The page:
Older adults, who are frail are twice more likely to experience delirium following a surgery, a study found.
Delirium is a serious disturbance in mental abilities that results in confused thinking and reduced awareness of your environment. The researchers noted that frailty and cognitive impairment are the risk factors most strongly associated with the development of postoperative delirium.
Other risk factors that are associated with developing postoperative delirium include smoking and the use of psychotropic medications. Previous researches found that frailty and cognitive impairment before surgery are associated with developing complications after surgery, but age is not.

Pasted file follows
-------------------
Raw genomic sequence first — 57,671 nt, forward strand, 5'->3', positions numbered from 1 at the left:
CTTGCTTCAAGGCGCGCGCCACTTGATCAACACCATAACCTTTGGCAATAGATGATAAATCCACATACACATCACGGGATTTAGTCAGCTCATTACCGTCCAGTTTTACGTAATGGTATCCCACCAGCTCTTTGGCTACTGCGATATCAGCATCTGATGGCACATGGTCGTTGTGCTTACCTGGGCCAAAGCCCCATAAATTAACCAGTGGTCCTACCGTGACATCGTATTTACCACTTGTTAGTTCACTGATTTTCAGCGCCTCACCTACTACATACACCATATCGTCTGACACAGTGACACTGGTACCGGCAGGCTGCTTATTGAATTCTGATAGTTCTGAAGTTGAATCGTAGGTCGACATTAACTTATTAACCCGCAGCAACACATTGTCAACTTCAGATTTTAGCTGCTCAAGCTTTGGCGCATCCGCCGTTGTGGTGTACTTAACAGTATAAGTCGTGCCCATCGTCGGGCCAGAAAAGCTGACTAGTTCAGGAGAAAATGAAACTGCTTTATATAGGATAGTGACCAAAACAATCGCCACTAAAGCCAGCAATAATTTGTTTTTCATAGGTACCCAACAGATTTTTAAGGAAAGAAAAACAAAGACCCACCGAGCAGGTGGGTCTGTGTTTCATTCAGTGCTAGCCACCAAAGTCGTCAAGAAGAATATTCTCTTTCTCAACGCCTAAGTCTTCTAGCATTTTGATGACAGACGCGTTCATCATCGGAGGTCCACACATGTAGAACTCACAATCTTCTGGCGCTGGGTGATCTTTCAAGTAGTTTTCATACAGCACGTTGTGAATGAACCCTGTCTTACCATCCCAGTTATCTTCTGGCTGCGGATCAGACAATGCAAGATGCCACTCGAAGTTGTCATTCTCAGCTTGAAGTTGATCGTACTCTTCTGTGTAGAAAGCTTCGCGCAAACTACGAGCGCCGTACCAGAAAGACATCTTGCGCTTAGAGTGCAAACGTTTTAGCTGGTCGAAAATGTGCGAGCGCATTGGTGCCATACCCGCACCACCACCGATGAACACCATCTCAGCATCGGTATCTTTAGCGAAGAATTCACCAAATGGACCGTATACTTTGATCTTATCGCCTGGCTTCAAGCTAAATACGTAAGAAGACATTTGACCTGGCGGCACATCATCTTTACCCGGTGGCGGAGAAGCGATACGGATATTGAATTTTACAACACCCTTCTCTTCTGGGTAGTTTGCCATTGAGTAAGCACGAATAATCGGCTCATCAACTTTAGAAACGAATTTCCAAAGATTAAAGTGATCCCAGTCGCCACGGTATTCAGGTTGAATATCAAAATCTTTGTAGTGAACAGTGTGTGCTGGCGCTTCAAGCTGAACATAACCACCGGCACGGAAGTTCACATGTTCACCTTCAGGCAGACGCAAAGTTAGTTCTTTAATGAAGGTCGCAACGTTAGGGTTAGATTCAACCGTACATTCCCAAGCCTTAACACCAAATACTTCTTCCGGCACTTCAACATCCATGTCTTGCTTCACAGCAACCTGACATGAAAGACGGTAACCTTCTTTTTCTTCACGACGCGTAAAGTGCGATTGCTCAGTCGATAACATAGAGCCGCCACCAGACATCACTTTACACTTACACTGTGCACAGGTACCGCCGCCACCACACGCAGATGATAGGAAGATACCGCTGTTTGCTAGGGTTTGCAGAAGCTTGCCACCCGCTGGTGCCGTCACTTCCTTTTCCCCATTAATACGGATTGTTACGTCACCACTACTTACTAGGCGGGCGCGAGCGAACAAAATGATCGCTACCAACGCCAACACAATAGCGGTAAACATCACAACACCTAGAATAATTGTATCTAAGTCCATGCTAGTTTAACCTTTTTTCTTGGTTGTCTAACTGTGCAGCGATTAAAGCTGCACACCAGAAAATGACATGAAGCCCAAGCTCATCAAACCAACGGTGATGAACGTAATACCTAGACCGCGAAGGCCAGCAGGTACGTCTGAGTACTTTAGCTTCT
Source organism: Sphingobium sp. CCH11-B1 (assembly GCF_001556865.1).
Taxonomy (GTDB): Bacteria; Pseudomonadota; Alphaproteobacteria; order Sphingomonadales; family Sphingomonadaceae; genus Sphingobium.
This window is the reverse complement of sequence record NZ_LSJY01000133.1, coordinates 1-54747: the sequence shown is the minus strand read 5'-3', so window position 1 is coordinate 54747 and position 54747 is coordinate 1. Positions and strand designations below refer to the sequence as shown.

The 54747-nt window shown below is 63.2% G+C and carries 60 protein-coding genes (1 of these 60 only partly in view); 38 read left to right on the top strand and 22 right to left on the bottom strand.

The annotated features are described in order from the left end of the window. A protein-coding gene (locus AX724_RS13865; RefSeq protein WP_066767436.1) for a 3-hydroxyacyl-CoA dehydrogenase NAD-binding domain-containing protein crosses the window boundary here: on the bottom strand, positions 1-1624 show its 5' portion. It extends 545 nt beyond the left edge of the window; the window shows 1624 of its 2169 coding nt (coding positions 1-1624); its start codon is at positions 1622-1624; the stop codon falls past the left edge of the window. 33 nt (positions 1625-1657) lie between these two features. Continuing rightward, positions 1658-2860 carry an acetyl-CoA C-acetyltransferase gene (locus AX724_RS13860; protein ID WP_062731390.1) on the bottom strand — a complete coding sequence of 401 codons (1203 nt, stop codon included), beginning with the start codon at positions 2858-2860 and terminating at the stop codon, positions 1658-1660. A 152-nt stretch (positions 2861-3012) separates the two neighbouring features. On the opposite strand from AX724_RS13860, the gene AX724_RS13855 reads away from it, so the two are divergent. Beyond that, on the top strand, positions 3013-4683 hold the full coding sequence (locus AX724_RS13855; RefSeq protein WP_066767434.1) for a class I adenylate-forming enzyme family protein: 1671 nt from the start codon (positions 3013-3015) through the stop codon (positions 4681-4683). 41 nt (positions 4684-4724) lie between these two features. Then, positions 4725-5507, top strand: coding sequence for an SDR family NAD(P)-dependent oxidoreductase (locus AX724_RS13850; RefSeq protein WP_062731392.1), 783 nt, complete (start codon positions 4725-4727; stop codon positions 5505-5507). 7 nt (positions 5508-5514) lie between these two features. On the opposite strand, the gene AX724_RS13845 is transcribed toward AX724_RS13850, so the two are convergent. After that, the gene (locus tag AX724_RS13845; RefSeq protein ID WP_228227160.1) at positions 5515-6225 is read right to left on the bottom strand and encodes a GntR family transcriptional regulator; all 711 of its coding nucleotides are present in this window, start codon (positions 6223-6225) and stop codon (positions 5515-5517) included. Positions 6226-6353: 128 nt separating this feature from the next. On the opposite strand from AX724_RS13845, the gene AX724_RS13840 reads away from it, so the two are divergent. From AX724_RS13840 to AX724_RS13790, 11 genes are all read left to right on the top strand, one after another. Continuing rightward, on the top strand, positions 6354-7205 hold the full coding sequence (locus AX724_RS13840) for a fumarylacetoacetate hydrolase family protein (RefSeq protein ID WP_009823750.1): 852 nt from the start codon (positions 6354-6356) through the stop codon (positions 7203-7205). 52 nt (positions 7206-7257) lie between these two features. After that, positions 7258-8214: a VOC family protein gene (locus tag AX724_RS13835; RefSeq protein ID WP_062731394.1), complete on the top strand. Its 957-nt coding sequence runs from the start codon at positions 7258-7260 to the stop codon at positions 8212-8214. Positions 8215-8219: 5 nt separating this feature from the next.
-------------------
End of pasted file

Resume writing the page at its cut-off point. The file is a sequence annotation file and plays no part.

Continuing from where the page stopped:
“Chronological age from your birth date is not always an accurate assessment of how you’ve aged over your lifetime,” said Jennifer Watt, a geriatric medicine fellow at St. Michael Hospital in Canada.
For the study, published in the Journal of General Internal Medicine, the researchers reviewed 41 existing studies including more than 9,000 patients 60 years and older and reporting on postoperative delirium following an elective surgery.
The results showed that one in six older adults experience delirium following an elective surgery. Patients who developed delirium following elective surgery are also at an increased risk of developing other adverse postsurgical outcomes, and are more likely to be discharged to a long-term care facility, or die following surgery, according to the review.